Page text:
“I think I did all right,” said Tay­lor, who signed a three-year, $16.5 mil­lion ex­ten­sion right be­fore the reg­u­lar-sea­son started. “I didn’t get Aaron hit, so that’s good. I didn’t give up any sacks. “I’ll take it.” Coach Mike McCarthy will, too. And not only that, but Pat- rick’s per­for­mance as well.

To be clear, it wasn’t as if the Pack­ers moved the ball up and down the field against the Bears. Rather than put his tack­les on is­lands and force them to take on pass rush­ers Leonard Floyd, Akiem Hicks, Wil­lie Young and Per­nell McPhee, McCarthy sur­rounded his “tack­les” with tight ends, lim­ited deep quar­ter­back drops and ran the ball when­ever he could.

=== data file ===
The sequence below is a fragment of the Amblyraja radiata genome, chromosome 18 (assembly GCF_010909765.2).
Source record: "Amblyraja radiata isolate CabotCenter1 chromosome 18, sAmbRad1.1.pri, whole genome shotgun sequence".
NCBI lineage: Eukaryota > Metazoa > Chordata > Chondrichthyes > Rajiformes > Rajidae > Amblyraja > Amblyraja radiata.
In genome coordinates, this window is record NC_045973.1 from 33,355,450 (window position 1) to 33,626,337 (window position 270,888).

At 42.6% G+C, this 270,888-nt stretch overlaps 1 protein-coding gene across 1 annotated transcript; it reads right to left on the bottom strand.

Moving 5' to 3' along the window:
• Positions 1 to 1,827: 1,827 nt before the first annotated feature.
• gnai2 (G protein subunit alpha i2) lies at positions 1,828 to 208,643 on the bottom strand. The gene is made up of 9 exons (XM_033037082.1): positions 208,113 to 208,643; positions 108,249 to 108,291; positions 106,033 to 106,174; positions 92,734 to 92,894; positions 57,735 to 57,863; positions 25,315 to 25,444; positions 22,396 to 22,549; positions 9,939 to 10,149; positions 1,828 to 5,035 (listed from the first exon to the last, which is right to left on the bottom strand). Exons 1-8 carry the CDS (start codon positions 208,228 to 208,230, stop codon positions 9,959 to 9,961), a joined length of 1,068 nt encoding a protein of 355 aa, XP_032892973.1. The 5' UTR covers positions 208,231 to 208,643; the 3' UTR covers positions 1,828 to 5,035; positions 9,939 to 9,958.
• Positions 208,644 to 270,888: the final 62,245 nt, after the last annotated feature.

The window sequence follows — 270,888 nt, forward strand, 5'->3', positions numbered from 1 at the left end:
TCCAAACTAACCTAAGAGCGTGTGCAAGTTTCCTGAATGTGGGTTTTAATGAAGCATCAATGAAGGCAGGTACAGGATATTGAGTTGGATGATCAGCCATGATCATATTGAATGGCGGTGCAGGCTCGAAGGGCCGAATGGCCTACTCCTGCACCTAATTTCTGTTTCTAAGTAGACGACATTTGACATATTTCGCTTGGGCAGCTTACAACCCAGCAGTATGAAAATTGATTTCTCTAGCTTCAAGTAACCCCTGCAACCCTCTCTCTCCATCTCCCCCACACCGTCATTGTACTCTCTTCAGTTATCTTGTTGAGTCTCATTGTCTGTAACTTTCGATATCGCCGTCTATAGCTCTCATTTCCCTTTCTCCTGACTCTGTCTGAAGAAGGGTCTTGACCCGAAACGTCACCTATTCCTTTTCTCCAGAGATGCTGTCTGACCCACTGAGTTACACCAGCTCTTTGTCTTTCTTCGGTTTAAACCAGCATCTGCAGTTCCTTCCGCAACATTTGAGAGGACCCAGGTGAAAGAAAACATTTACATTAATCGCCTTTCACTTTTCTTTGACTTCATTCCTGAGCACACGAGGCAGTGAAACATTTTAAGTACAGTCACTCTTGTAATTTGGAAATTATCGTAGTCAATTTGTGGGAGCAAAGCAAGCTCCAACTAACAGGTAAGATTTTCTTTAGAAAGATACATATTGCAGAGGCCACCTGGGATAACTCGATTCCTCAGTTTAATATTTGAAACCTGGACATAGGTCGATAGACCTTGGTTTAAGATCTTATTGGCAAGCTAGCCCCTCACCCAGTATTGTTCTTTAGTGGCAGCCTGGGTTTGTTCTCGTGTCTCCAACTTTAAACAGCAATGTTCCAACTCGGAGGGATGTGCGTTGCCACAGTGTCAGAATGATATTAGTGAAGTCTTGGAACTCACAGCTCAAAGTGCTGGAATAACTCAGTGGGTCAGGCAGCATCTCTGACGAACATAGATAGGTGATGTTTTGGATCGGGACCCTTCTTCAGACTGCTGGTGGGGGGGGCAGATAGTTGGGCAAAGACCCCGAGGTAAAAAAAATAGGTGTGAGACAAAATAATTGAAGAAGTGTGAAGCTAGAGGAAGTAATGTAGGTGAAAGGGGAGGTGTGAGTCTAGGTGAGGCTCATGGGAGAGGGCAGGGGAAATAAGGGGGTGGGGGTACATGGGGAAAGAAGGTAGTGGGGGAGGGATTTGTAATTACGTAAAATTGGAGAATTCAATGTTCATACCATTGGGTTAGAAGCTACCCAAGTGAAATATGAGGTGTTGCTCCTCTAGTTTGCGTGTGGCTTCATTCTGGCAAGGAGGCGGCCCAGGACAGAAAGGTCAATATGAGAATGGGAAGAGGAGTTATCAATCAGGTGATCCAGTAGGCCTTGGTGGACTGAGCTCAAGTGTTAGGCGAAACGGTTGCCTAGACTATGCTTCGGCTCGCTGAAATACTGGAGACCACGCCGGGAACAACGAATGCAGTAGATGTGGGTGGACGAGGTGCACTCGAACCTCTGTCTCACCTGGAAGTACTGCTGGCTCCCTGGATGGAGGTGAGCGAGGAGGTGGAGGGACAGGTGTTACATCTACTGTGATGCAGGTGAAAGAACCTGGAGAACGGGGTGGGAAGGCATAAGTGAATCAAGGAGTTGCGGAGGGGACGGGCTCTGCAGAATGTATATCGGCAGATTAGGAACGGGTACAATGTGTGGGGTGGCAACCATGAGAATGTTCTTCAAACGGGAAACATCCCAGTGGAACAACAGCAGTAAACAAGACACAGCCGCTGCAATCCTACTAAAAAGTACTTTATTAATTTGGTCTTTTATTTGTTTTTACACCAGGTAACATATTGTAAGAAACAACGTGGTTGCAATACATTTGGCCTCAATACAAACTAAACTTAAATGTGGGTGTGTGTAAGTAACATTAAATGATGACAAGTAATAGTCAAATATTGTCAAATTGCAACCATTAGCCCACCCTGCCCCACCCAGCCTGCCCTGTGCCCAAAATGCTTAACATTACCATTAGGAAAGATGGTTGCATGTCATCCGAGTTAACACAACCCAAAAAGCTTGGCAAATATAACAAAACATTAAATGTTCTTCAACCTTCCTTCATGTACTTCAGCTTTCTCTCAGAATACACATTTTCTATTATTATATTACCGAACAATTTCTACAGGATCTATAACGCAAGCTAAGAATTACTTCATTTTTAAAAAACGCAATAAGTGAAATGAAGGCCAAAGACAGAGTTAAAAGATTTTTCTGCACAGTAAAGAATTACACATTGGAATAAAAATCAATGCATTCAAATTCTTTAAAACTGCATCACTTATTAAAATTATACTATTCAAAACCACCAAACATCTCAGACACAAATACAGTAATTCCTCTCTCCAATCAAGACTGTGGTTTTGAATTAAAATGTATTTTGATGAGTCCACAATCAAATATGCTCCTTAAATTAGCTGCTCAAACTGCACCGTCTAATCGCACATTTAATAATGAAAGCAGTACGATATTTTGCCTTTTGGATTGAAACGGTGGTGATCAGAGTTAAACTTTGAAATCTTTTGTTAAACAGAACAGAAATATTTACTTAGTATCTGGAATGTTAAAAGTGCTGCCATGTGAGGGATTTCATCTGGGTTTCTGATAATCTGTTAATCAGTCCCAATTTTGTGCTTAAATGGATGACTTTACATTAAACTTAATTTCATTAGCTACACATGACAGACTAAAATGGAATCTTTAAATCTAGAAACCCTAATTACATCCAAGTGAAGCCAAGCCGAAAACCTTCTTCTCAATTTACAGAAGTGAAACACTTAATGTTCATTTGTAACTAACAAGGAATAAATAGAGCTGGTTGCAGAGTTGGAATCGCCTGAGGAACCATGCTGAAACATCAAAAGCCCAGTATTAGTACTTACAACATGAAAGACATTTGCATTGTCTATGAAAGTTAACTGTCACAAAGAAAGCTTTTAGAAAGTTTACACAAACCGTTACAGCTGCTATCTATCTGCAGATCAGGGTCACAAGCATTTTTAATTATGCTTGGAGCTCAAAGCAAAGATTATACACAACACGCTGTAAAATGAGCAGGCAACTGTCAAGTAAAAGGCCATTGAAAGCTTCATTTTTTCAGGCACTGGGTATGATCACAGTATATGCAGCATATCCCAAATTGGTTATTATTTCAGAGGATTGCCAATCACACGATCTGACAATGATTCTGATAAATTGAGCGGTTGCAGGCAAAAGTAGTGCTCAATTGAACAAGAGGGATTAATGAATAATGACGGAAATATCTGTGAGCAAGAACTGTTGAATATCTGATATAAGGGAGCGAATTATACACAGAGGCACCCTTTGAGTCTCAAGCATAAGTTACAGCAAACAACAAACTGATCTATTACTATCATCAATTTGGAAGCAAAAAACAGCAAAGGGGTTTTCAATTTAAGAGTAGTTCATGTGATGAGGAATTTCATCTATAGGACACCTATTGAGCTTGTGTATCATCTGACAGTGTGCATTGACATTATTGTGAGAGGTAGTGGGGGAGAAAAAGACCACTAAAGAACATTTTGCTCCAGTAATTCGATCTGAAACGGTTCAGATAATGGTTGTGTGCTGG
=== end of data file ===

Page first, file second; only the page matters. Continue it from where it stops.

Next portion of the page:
He did noth­ing that would ex­pose Rodgers for ex­tended pe­ri­ods of time and counted on his de­fense to keep the Bears in check.

“I think we built a good game plan,” Bakhtiari said. “We were able to play to our strengths and we were able to ex­e­cute it. My hats off to them. That’s awe­some.”

When the Pack­ers kept McCray and Pa­trick on the 53man ros­ter af­ter train­ing camp, many peo­ple ques­tioned whether they were ca­pa­ble of fill­ing in for cen­ter Corey Linsley if he were hurt. No one was count­ing on them start­ing to­gether in a key di­vi­sional game in Week 4.

Since nei­ther had taken a snap in an NFL game, they were con­sid­ered long shots to even make an ap­pear­ance this sea­son, es­pe­cially given the good health of the of­fen­sive line last sea­son. But the Pack­ers don’t do the de­vel­op­men­tal thing.

Even though they keep a lot of young play­ers on their ros­ter, they ex­pect them to main­tain the standard of play if they have to re­place a starter. It’s a tall or­der for two play­ers who weren’t drafted com­ing out of col­lege and might not have made the ros­ter had Bar­clay not got­ten hurt in train­ing camp.